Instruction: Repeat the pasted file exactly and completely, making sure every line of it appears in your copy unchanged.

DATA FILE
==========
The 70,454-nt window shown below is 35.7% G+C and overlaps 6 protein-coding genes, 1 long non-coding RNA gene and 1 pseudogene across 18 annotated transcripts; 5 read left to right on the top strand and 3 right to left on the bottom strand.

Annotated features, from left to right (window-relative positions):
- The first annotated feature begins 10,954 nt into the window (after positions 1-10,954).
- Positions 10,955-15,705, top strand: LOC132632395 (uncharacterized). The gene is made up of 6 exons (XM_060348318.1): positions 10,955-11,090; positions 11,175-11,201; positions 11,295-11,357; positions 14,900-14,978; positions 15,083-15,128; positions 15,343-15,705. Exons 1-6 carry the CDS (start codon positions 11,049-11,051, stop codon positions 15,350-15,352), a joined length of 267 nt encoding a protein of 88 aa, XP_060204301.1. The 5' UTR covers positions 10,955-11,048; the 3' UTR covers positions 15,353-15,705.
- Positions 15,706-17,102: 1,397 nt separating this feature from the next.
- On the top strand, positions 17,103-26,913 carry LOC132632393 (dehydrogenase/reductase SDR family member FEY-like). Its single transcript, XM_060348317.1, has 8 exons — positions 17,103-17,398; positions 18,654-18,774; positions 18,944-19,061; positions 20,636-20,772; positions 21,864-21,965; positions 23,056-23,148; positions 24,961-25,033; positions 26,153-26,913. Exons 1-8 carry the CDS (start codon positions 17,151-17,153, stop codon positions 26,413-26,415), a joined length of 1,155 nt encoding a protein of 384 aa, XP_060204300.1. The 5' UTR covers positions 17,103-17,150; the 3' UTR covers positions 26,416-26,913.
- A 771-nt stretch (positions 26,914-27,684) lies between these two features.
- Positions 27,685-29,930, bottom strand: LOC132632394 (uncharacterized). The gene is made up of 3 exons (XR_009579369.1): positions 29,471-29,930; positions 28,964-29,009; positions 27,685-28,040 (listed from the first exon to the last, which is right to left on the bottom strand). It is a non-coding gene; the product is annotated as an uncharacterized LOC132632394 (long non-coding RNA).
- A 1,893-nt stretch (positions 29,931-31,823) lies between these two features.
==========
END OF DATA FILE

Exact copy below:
The 70,454-nt window shown below is 35.7% G+C and overlaps 6 protein-coding genes, 1 long non-coding RNA gene and 1 pseudogene across 18 annotated transcripts; 5 read left to right on the top strand and 3 right to left on the bottom strand.

Annotated features, from left to right (window-relative positions):
- The first annotated feature begins 10,954 nt into the window (after positions 1-10,954).
- Positions 10,955-15,705, top strand: LOC132632395 (uncharacterized). The gene is made up of 6 exons (XM_060348318.1): positions 10,955-11,090; positions 11,175-11,201; positions 11,295-11,357; positions 14,900-14,978; positions 15,083-15,128; positions 15,343-15,705. Exons 1-6 carry the CDS (start codon positions 11,049-11,051, stop codon positions 15,350-15,352), a joined length of 267 nt encoding a protein of 88 aa, XP_060204301.1. The 5' UTR covers positions 10,955-11,048; the 3' UTR covers positions 15,353-15,705.
- Positions 15,706-17,102: 1,397 nt separating this feature from the next.
- On the top strand, positions 17,103-26,913 carry LOC132632393 (dehydrogenase/reductase SDR family member FEY-like). Its single transcript, XM_060348317.1, has 8 exons — positions 17,103-17,398; positions 18,654-18,774; positions 18,944-19,061; positions 20,636-20,772; positions 21,864-21,965; positions 23,056-23,148; positions 24,961-25,033; positions 26,153-26,913. Exons 1-8 carry the CDS (start codon positions 17,151-17,153, stop codon positions 26,413-26,415), a joined length of 1,155 nt encoding a protein of 384 aa, XP_060204300.1. The 5' UTR covers positions 17,103-17,150; the 3' UTR covers positions 26,416-26,913.
- A 771-nt stretch (positions 26,914-27,684) lies between these two features.
- Positions 27,685-29,930, bottom strand: LOC132632394 (uncharacterized). The gene is made up of 3 exons (XR_009579369.1): positions 29,471-29,930; positions 28,964-29,009; positions 27,685-28,040 (listed from the first exon to the last, which is right to left on the bottom strand). It is a non-coding gene; the product is annotated as an uncharacterized LOC132632394 (long non-coding RNA).
- A 1,893-nt stretch (positions 29,931-31,823) lies between these two features.